• Unstable vitiligo, defined as any new or enlarging areas of
    depigmentation within the last 6 months)
  • History of thickened scars or keloids
  • History of koebnerization (getting new areas of
    depigmentation at sites of trauma, such as a cut, scrape, or burn)

The vitiligo patch will be divided into four quadrants. Each quadrant will be treated with the melanocyte keratinocyte transplant procedure, as follows:

  1. CO2 laser for denuding the epithelium Collagen dressing
  2. CO2 laser for denuding the epithelium Vaseline impregnated gauze dressing
  3. Dermabrasion for denuding the epithelium Collagen Dressing
  4. Dermabrasion for denuding the epithelium Vaseline impregnated gauze dressing

The patient will return to the clinic for the dressing removal 1 week post-procedure. Repigmentation of the treated areas will be assessed by in-person, or remote examination (emailed photographs) at monthly intervals (1-6 months) after MKTP.

To participate, or for more information, Contact: Dr. Tasneem Mohammad
Phone: 313-916-6964 or Email: [email protected]

A Special Call To Segmental Vitiligo Patients

University of Colorado
Health School of Medicine

International Study to Find Vitiligo Genes

A Special Call To
Segmental Vitiligo Patients

Over the past 19 years, we have carried out basic genetic studies of vitiligo, begun with the urging and active participation of vitiligo patient groups, including VSI. These studies have yielded extraordinary understanding of the epidemiology, biology, and genetics of generalized (non-segmental) vitiligo. As the result, major drug companies are now seriously pursuing generalized vitiligo as a treatment target.

Now we need to turn our attention to segmental vitiligo. To begin to study the biological basis of segmental vitiligo, we have a research grant from the National Institutes of Health (NIH) to determine whether the genetic/biological basis of segmental vitiligo is similar to that we’ve discovered for generalized vitiligo. For this study we need to enroll several hundred Caucasian patients with segmental vitiligo over the next 12 months. Only Caucasians in the USA and Canada are eligible. These studies will be essentially the same as in the past; all participation is by mail, and all we need is some information and a saliva sample, using a special sampling kit which we’ll send you. There is no cost, all participant information is kept confidential, and you will be potentially helping yourself as well as other people with vitiligo.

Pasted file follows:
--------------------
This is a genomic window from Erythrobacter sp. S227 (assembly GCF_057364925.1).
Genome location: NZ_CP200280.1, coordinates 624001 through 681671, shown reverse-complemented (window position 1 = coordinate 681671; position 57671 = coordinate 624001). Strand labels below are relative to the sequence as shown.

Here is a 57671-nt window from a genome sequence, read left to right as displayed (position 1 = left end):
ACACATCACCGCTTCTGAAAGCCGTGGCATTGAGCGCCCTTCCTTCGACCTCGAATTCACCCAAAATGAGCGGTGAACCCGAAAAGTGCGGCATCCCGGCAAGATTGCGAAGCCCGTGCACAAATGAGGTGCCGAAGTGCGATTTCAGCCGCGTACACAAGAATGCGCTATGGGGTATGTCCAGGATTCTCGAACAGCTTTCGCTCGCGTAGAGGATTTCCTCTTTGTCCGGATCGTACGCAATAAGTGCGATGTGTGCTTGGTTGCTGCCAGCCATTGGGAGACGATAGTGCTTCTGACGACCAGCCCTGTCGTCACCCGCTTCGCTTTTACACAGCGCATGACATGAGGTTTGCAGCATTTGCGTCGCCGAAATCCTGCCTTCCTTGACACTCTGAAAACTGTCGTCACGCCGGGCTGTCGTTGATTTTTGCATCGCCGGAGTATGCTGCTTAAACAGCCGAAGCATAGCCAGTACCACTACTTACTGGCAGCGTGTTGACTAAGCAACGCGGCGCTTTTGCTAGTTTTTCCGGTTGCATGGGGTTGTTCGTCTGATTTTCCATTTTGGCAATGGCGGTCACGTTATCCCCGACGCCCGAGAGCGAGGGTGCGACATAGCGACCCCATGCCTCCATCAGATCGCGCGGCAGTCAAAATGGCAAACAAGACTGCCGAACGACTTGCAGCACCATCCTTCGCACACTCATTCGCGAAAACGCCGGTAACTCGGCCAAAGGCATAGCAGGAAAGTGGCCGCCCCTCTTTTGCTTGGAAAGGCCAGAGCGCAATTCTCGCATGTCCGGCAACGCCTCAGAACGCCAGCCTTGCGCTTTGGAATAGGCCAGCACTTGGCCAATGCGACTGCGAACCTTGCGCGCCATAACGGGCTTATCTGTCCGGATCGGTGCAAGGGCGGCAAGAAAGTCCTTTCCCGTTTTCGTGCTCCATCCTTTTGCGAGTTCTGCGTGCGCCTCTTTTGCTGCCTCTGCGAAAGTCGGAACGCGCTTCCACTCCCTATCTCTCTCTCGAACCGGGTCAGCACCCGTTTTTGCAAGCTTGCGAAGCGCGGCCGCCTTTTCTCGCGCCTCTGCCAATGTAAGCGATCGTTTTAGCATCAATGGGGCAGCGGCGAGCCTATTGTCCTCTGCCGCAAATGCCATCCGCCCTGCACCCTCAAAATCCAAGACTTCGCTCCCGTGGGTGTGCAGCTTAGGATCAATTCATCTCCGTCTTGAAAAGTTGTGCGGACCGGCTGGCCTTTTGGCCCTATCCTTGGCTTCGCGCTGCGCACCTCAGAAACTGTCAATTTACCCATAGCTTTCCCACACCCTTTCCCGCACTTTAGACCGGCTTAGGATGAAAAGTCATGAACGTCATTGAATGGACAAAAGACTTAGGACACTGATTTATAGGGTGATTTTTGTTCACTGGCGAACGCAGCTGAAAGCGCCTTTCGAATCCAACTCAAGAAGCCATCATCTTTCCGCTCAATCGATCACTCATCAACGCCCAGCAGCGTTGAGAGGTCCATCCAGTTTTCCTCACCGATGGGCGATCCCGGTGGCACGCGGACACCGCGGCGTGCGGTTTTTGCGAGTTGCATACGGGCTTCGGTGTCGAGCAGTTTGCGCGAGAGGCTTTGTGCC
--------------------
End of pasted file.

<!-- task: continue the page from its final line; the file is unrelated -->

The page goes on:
Your personal information, by law,
will be kept private and will not be sold or disclosed

Join with us to work for a vitiligo-free future!

Click here to download the questionnaire



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New Way To Support VSI Through Ebay!

Do you sell items on eBay, or want to hold an online garage sale? If so, consider donating a percentage of your proceeds to VSI through eBay’s Giving Works program! It’s easy – when you list an item through a Giving Works listing, choose to send 10-100% of the final sale price to VSI. Your listing will have a special placement and designation. You’ll receive a proportional fee credit from eBay, and will also receive a tax donation receipt when the donation is deducted from your funds received. It’s a great opportunity to make some money for yourself and for VSI, so clean out those closets and garages and get selling! 

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With thousands of items in addition to books, is a one stop-shopping center! Simply shop through the above link (bookmark it for easy reference), or from the Amazon box on our Community Home Page, and VSI will earn fees, based on a percentage of the sale. The more items purchased by members, the higher the percentage! Our Vitiligo Library and Store, containing books, articles and products for those with vitiligo, is also powered by Amazon.

iGIVE SHOPPING offers access to free shipping deals and exclusive coupons, on top of the great deals you'll find every day through its network of 1,000+ stores, including Pottery Barn, REI, Staples, Petco, Expedia, Best Buy, QVC and many more. Best of all, up to 26% of your purchase at each store is donated to VSI at no cost to you! Let friends and family know so they can support VSI, too. Click register for iGive to get started today, and download the iGive button to automatically benefit VSI whenever you go to an included store. You can also raise a penny per search through iGive’s search engine,